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Become A Confident Communicator


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Handling conflict in the ‘hot seat’ at work

Moments when there is no time to plan, someone fires something at you,a customer is yelling at you, someone explodes at work, etc… You still have time to choose a response rather than react, here are some of my coaching tips and strategies I share with my clients.
Ever been in a moment of conflict where someone is up in your face, or they say something that takes you by surprise and you react badly or in a way that you wish you had not?
On occasion, I have walked away from an interaction thinking I should have said this, I shouldn’t have said that, sometimes even having to go back and apologise to the person for my reaction.
Fortunately, with a few tools and practice this happens less and less.
Much of the training I have done in this space is with those who are in the front line of this type of conflict daily, grumpy customers, toxic behavior in the office, public consultation meetings etc..
They are the situations that are often un predictable, where so many of the tools we teach in how to manage conflict go out the window because:
1. We are human and our brains are wired to ‘react’ to triggers almost automatically
2. Our thinking brain shuts down in stressful or frightening situations
3. We can easily react in a way that mirrors the way the other person is being
4. We can get defensive and quickly take things way to personally sometimes
So how to I teach people to handle this type of conflict?
The first thing I do is to talk about the brain science stuff, simply put there is time between stimulus and response.
A great quote to remind us of this comes from, Viktor Emil Frankl, who was an Austrian neurologist and psychiatrist as well as a Holocaust survivor.
I reckon if can harness this ability in those situations so can we in everyday life.
“Between stimulus (what is happening) and response (our response to that situation) there is a space. In that space is our power to choose our response. In our response lies our growth and our freedom.”
Next, I talk about applying the principals of PAUSE:
P – Perceptions
Talk a moment to acknowledge that everyone’s perception is their reality, this helps with taking away from the need or desire to be right. This includes you, your perception about a situation or person is your current reality, but perhaps it is different from theirs.
A – Allow at least 10 seconds
In this 10 seconds – count to 10 in your head, breath and ask yourself a question to re-engage your thinking brain. Here are some examples or you can come up with your own.
· Is this person really angry with me or just the situation?
· Is there something else I would like to understand about this person and why they are behaving like they are?
· What am assuming about this situation and what is the truth?
U – Understand your feelings
Am I feeling angry, threatened, embarrassed, sad etc…what information are those emotions or feelings giving me and is it useful information in this situation or just a personal reaction?
S – Stay in the moment and on topic
What is the issue at hand, is it personal or am I just taking it personally?
What are the facts about the situation?
Removing the personal stuff from an issue can help you stay focused on what is important and help you formulate a better response
E – Entertain your options
You have options! You don’t have to respond or react right then and there, sometimes you can breathe and ask to come back to them or talk to them in a break or after a meeting, or have a one on one meeting to discuss further.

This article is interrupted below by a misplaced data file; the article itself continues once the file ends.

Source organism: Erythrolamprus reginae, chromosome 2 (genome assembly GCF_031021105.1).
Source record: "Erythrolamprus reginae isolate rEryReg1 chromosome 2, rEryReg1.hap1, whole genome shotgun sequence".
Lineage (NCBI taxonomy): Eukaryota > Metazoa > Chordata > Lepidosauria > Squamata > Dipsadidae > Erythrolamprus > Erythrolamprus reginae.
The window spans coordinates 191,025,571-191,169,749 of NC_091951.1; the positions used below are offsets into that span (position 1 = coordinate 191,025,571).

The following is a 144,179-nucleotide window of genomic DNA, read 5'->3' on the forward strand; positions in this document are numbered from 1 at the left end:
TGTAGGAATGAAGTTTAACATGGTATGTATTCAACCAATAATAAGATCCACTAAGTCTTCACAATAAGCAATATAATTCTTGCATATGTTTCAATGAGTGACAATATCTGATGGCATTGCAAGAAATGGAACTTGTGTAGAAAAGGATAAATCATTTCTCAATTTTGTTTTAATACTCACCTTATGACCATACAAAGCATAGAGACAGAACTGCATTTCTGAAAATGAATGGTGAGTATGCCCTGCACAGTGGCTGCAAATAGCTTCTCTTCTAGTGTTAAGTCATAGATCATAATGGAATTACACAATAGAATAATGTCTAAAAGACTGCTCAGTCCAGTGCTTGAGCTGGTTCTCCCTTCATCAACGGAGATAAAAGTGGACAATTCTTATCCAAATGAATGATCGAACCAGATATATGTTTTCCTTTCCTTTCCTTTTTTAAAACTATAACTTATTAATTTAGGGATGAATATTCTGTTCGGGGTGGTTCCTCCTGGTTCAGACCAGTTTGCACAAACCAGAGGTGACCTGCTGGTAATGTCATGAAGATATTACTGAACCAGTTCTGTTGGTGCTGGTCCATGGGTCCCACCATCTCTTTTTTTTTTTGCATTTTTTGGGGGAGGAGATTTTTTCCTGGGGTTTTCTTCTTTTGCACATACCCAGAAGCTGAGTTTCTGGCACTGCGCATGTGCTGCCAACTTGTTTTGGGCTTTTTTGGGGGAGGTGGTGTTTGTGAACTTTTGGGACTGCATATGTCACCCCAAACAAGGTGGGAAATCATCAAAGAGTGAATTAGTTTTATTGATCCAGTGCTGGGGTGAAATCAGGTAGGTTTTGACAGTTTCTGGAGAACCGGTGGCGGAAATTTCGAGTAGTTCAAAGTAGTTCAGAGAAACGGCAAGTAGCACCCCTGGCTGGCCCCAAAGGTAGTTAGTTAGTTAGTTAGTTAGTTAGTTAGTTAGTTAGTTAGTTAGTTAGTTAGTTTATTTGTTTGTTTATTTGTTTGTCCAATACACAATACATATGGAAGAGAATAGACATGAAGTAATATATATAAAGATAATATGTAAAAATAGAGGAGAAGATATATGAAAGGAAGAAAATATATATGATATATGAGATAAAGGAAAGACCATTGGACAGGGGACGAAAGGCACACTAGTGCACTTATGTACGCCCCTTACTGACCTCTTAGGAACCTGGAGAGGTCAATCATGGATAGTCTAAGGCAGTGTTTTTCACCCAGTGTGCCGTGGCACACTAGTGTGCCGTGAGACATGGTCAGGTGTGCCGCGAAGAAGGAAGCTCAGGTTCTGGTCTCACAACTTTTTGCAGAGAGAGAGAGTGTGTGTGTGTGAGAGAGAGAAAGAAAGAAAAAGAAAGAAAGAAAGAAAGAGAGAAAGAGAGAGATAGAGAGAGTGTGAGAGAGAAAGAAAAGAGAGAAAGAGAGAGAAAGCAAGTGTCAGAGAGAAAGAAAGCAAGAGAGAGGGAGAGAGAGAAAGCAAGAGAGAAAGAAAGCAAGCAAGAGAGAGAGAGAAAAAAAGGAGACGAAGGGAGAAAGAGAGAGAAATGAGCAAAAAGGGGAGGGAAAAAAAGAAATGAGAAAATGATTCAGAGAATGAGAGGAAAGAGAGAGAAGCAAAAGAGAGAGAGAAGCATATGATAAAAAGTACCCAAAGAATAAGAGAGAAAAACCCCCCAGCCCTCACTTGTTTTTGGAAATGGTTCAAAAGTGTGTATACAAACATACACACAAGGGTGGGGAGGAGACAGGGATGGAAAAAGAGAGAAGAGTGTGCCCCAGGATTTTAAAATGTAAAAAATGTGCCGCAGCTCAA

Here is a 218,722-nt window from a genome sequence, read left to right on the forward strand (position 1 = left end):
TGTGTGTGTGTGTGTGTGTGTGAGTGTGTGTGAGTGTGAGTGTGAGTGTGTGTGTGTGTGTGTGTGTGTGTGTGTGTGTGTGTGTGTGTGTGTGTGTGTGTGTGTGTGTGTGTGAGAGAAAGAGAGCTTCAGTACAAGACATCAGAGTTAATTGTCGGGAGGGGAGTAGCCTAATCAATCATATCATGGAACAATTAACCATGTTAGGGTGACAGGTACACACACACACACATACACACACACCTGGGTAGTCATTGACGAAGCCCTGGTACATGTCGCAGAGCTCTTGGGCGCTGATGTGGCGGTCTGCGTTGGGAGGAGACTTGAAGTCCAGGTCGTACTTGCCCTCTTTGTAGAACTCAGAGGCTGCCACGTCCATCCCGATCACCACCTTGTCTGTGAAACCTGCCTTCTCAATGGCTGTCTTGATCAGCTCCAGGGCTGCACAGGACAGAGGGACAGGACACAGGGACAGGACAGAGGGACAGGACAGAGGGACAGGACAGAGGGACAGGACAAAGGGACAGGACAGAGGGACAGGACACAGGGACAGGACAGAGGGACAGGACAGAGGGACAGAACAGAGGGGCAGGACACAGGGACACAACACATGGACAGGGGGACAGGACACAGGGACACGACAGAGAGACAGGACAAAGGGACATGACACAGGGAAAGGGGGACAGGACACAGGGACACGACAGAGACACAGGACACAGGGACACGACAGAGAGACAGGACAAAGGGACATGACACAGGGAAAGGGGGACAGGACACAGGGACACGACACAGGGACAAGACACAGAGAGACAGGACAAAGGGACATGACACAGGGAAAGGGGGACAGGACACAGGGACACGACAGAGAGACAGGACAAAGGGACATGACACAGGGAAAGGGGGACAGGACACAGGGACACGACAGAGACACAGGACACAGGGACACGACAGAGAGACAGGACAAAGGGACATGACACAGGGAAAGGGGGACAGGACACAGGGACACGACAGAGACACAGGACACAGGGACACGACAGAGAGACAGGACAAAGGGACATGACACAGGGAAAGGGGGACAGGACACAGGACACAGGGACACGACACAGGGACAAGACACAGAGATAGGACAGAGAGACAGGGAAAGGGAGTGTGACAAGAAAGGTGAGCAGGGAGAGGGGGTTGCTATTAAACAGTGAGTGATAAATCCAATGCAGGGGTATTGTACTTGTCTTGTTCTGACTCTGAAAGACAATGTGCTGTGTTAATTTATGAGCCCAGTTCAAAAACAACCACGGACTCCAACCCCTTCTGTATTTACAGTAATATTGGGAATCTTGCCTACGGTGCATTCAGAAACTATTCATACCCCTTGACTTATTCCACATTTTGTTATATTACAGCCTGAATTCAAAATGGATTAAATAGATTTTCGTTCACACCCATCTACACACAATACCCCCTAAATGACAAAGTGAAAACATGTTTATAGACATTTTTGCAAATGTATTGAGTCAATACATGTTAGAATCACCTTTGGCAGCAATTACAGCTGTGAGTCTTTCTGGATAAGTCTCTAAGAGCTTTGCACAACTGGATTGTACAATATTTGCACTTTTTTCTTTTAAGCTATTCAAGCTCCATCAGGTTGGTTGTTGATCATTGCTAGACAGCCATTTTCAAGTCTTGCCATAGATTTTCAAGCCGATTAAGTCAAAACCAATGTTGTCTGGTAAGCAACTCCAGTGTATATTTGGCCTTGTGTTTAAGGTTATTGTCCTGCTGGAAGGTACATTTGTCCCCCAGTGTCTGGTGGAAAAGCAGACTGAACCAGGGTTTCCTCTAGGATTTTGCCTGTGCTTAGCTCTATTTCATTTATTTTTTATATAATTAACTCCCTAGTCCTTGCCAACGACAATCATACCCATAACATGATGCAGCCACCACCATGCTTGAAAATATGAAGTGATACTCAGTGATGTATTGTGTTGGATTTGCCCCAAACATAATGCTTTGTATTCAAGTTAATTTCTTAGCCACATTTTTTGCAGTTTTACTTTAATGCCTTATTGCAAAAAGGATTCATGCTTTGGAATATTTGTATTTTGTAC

One you have your thinking brain back in play you can often think of ways to respond. A Mayor who was in my training once said the best thing he learned to do was just to listen, let the person go for it, take a seat and practice genuine listening skills, eventually they will slow down and stop being angry and if you are not on the defensive attack with them they will not be in battle mode any more either. He said you may not be able to do anything about the situation but at least you have validated how they feel and made them feel valued and important, which completely changed the behavior and dynamic moving forward.
Here are some examples:
  • I see you are quite upset about this situation, am I able to set up a time to catch up with you when I can better respond to your request?
  • I understand you are upset about this situation, however while you are shouting, I am unable to help you get to the bottom of it or come up with a solution.
  • I am really keen to understand this situation better, perhaps you can tell me about what has happened so we can maybe come up with some ideas together
Or you can make up your own to suit your situation
Feel free to take my short FREE online course here
A couple of final thoughts to encourage you on your way
1. We are always at choice – we have the power to choose our responses and our words
2. Practice changes habits, communication is a habit, some of our habits don’t serve us well, so practice, practice, practice the new muscles you want to build in that space.
Have fun with trying new ways of responding and I would love to hear how you get on.
Nga mihi
Jen
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People leave stinky culture and poor managers/leaders – NOT jobs

We know this, we have seen the quotes right! How, as leaders, do we change this?

Here are my thoughts/tips/ideas – Leader to leader, manager to manager – from one who has lived, and learned on my own journey.

Statistics say:

In a survey of 2,000 employees, almost half (43%) said they are looking for a new job, and corporate culture was the main reason.
Source: hayes.com

Corporate culture is absolutely everyone’s responsibility uphold, but it is driven by the leaders, and good communication is at the core of good corporate culture.

Let’s get visual for a moment because I think in pictures:

Imagine a lovely pool of clean water, full of healthy fish and water life, and leading into this pool is a spring that comes from the hills above, this spring feeds the pool at the bottom.